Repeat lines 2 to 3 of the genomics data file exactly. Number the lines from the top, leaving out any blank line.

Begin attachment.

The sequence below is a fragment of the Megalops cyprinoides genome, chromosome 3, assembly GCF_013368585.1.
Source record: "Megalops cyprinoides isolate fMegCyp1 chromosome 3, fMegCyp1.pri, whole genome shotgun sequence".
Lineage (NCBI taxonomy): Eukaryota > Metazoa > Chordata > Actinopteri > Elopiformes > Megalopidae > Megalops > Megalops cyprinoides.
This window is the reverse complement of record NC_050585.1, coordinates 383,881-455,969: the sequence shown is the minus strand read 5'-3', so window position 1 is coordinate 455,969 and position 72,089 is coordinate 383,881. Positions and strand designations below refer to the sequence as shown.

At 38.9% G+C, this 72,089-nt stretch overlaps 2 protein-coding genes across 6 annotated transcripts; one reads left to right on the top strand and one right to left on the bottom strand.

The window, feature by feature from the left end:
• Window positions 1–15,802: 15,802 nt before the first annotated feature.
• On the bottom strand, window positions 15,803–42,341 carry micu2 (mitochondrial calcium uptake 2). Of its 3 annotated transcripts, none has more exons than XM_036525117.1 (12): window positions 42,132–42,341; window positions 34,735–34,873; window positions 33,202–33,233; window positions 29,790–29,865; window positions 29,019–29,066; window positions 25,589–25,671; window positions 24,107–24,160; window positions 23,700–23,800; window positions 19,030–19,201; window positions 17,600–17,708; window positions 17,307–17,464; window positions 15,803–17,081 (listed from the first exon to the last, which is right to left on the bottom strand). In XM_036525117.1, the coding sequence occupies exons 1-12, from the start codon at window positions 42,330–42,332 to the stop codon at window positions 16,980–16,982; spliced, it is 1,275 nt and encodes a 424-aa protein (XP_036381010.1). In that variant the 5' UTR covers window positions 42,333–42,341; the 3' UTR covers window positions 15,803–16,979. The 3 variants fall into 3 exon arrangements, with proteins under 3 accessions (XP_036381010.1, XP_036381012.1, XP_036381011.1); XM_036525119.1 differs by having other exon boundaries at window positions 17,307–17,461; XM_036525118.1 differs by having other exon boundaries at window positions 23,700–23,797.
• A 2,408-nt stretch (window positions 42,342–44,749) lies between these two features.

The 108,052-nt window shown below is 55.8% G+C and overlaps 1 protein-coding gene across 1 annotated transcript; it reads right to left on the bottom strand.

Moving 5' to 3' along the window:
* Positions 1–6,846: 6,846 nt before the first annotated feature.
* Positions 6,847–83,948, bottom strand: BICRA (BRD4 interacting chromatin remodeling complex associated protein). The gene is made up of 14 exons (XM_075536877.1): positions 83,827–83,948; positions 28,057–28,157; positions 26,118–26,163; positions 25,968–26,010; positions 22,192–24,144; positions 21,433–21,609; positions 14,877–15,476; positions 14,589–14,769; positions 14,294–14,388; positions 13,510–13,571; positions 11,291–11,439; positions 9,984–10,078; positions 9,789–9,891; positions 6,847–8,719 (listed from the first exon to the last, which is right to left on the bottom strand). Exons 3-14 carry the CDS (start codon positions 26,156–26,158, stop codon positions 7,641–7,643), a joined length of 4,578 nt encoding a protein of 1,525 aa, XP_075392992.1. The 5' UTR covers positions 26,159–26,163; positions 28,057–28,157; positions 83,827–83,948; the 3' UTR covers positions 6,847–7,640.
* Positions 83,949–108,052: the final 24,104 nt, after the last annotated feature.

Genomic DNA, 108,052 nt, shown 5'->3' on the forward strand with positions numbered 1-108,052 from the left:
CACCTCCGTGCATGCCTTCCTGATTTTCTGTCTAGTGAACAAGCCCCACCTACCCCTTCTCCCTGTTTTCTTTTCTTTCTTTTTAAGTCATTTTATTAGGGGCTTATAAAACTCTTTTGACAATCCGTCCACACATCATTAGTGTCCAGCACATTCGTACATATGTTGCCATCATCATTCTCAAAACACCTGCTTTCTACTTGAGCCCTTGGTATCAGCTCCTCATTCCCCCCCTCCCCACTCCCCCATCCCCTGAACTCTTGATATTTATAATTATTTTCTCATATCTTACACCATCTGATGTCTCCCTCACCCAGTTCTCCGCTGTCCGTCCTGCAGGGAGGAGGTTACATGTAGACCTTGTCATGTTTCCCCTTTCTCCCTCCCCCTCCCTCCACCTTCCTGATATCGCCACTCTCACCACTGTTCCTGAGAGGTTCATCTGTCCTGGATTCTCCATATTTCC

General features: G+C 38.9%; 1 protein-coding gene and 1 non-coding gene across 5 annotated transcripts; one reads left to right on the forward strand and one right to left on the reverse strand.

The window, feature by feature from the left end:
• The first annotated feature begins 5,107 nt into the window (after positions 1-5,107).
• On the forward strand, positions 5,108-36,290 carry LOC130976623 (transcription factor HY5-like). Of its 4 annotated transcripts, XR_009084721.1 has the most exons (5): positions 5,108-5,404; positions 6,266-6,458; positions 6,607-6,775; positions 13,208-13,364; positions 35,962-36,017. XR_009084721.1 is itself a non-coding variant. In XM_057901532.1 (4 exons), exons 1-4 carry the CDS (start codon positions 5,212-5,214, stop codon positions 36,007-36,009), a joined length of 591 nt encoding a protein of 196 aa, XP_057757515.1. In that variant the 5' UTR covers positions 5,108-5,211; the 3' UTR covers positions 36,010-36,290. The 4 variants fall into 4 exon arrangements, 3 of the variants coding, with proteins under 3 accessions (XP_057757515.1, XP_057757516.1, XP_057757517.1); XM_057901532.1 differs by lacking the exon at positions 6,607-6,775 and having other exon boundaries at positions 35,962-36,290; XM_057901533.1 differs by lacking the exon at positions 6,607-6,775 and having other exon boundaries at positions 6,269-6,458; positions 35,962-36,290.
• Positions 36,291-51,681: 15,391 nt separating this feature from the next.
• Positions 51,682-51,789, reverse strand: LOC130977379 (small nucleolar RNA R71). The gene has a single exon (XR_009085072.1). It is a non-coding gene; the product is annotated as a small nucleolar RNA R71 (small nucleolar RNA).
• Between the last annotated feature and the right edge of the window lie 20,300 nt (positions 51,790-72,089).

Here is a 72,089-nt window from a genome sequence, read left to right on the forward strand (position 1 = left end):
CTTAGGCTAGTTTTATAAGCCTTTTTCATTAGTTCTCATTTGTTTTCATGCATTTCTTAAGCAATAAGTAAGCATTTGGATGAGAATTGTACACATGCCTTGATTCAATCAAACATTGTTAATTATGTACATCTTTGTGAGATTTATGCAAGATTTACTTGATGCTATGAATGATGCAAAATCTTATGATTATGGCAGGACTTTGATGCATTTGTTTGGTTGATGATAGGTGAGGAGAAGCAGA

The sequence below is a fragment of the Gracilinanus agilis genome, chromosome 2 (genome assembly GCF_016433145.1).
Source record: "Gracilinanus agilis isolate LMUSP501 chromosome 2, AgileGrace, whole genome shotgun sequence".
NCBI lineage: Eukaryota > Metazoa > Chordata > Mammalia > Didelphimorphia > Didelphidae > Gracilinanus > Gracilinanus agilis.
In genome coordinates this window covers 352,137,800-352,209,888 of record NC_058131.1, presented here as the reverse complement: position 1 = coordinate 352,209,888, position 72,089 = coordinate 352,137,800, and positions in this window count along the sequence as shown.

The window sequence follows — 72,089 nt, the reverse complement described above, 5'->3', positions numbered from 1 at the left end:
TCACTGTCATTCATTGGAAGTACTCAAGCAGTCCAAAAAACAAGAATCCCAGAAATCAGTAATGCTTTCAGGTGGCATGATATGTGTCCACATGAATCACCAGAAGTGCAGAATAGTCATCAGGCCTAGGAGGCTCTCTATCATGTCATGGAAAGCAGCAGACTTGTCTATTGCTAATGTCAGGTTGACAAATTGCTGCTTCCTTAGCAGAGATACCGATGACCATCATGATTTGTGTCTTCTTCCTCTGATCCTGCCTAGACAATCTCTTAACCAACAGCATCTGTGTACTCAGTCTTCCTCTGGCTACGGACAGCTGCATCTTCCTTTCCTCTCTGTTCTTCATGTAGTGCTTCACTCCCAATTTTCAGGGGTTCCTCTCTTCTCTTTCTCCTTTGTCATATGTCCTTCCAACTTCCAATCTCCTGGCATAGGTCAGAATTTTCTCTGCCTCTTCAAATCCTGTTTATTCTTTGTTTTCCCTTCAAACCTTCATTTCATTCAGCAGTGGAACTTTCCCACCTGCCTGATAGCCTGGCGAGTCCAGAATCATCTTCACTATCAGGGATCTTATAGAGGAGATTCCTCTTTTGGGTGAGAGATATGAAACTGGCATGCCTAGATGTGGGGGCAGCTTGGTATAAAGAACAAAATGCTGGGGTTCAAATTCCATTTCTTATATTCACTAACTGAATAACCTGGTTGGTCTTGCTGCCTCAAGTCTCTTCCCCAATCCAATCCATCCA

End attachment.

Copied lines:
Source record: "Megalops cyprinoides isolate fMegCyp1 chromosome 3, fMegCyp1.pri, whole genome shotgun sequence".
Lineage (NCBI taxonomy): Eukaryota > Metazoa > Chordata > Actinopteri > Elopiformes > Megalopidae > Megalops > Megalops cyprinoides.